Google is finally rolling out new tools for cleaning up one of the worst places ever to exist online—the YouTube comments section—and all we can say is: It’s about time.
Recently, so many online citizens, pundits, and publications (including WIRED) have called on internet companies to address rampant harassment on their platforms. And with YouTube, Google is the latest to heed the call.
In the spring, Reddit introduced a new blocking tool for users. Then Microsoft launched tools for reporting hate speech online. And Instagram unveiled a way for users to be able to automatically block comments if they include certain abusive words.
The big holdout is Twitter. The company has been consistently criticized for its failure to address harassment, and dozens of high-profile users have left the platform. But although Twitter has made some changes, including a quality filter and a new way to limit notifications, it hasn’t been enough. And last month, both Salesforce and Disney—two companies that were reportedly vetting whether Twitter would be a good acquisition—reportedly declined because of concerns about bullying and other abusive behavior on the network.
Courtney Lessard, a YouTube product manager, says that YouTube new tools are designed to give video creators new ways of shaping the tone of conversations on the service. Video creators will be able to pin comments to the top of video feeds—which can bury comments from trolls—and they can show appreciation for their favorite comments by marking them with heart symbols. When creators comment on their channel, their usernames will be highlighted with an extra-bright color, so that viewers can easily tell the note is coming from them. The video platform has already implemented word blacklisting, user blocking, and the ability for creators to hold all new comments for their review since 2013.
James Grimmelmann, a professor of law who studies social networks and online communities at Cornell University, questions whether Google’s moves are enough. “A lot of these are subtle design nudges,” Grimmelmann says. He believes they could “help set a better tone for comments sections by making the things users see more positive,” but he also points out that these tools don’t address the big problems of harassment or brigading on YouTube. Yes, they could help with channels that aren’t under active attack—but what about those that are? “The big challenge is that YouTube comments have been a sea of laziness and meh for so long that they’re a punchline,” Grimmelmann says.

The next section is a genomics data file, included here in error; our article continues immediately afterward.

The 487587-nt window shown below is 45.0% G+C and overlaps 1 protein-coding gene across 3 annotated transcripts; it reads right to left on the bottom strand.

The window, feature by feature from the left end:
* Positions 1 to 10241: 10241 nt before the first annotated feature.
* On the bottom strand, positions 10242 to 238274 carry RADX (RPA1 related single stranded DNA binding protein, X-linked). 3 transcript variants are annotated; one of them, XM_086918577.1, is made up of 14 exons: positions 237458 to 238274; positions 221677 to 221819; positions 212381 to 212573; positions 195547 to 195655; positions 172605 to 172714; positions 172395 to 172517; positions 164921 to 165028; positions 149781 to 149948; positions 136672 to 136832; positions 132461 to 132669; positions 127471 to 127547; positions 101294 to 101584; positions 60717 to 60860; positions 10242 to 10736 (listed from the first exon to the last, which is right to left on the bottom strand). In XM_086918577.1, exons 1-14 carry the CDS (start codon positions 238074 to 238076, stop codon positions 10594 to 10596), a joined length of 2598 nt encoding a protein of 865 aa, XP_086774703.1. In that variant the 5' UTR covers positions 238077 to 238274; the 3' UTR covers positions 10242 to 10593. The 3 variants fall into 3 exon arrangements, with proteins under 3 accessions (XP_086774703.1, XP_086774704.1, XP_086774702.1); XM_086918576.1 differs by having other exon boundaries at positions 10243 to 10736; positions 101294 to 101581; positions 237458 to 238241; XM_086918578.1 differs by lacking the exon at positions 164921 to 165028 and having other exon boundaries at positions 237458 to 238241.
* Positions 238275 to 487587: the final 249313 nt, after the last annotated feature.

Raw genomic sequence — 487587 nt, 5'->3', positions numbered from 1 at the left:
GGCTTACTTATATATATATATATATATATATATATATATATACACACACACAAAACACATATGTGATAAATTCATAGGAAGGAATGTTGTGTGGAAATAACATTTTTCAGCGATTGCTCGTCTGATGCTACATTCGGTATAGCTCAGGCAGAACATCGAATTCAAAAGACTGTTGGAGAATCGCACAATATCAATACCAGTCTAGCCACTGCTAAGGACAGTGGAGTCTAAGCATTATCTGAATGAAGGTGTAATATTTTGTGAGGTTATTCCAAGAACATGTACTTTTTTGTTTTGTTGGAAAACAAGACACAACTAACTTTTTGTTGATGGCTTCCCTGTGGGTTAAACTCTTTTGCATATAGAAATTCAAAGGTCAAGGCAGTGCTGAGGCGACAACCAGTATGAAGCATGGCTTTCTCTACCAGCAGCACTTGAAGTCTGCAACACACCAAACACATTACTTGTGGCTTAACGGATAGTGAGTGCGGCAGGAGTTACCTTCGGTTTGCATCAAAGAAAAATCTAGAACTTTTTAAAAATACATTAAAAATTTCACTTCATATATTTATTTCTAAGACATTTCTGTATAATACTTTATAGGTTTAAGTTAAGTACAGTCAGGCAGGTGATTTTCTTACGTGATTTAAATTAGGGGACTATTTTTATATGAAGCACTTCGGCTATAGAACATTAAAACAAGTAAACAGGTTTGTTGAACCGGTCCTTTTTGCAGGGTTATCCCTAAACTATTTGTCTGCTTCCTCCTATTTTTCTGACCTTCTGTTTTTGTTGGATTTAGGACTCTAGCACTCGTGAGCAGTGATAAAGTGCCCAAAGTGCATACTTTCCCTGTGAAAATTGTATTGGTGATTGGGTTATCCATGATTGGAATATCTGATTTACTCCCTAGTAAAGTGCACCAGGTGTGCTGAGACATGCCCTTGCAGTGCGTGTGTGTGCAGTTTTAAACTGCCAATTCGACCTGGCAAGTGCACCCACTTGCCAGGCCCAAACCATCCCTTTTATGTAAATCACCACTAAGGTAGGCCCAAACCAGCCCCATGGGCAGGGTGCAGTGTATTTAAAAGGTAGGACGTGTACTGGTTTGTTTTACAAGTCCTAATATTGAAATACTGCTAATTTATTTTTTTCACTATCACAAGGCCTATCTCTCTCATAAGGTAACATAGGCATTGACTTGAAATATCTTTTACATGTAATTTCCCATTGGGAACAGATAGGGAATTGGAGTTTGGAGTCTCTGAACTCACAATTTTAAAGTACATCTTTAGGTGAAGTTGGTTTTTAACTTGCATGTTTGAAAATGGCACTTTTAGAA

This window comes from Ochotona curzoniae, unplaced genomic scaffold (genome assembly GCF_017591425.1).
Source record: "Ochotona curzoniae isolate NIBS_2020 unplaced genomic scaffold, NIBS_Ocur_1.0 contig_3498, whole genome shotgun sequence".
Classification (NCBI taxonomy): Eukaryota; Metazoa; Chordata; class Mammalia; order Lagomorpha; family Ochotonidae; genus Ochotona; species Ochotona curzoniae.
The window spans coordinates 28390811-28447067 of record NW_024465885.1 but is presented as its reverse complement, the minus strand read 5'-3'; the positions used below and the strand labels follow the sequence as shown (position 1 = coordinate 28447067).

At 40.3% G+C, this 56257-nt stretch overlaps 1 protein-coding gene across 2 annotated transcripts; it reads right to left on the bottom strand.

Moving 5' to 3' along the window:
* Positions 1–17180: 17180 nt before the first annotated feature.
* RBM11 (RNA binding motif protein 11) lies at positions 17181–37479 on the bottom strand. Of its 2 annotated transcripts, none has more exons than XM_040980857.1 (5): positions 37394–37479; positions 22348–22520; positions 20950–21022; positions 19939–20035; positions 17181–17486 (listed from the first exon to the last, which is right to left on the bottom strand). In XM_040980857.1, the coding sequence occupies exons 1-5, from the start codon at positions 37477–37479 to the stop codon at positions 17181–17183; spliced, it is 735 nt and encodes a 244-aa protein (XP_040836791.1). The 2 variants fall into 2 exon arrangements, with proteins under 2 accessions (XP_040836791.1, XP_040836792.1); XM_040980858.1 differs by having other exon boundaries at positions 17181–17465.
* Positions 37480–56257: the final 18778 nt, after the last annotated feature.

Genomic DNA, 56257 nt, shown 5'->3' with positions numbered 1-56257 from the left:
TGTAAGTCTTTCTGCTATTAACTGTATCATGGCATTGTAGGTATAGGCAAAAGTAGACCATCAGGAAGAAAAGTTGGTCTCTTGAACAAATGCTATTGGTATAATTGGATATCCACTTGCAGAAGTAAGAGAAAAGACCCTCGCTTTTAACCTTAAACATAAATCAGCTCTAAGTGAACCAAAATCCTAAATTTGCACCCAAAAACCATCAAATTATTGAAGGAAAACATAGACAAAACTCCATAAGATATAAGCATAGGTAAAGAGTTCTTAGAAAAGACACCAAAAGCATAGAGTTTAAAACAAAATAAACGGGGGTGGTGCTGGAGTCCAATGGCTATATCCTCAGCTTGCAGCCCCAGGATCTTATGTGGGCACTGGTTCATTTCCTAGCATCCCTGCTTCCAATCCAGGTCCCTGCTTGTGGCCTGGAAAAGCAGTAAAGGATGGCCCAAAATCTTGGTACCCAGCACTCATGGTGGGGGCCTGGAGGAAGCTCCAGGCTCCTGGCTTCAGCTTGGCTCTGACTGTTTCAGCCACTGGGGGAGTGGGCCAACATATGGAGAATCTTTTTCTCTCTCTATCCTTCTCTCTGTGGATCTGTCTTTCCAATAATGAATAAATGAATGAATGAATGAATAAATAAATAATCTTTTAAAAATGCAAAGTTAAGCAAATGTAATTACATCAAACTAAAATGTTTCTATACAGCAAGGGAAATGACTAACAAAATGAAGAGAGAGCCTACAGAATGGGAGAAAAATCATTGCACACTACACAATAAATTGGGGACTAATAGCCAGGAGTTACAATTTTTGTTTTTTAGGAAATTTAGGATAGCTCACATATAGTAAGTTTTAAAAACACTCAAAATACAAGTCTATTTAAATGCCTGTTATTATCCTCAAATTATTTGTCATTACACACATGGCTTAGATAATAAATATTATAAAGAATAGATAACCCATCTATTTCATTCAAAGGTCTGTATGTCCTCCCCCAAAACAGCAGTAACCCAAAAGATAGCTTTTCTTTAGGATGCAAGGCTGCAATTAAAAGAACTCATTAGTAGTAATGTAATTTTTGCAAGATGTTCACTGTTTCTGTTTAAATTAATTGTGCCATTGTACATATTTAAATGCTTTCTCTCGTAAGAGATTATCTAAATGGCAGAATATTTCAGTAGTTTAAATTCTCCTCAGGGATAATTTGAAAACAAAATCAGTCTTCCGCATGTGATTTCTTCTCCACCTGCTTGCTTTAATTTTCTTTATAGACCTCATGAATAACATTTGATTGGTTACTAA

But Nathan Matias, a PhD candidate at the MIT Media Lab, as a more positive outlook on YouTube’s changes. He says one idea could be to use pinned comments listing rules for a channel at the top of a comments section. Matias, who has extensively studied online communities on Reddit, says his research shows that newcomer commenters were more likely to both participate and follow the rules when a pinned comment existed atop a forum. The changes can “shape people’s beliefs about what other people find acceptable or unacceptable,” Matias says. “For YouTubers who invest time in moderating comments, this may give them more time to focus” on troublemakers who pointedly want to break the rules, Matias says.
Whatever the longterm effect of its changes, YouTube is trying move the needle toward a more productive comments section. At the very least, the new tools can’t hurt—and the company says it will unveil more in the coming months.
Update 11/03/2016 3:30 PM ET: Updated with additional comments from Nathan Matias.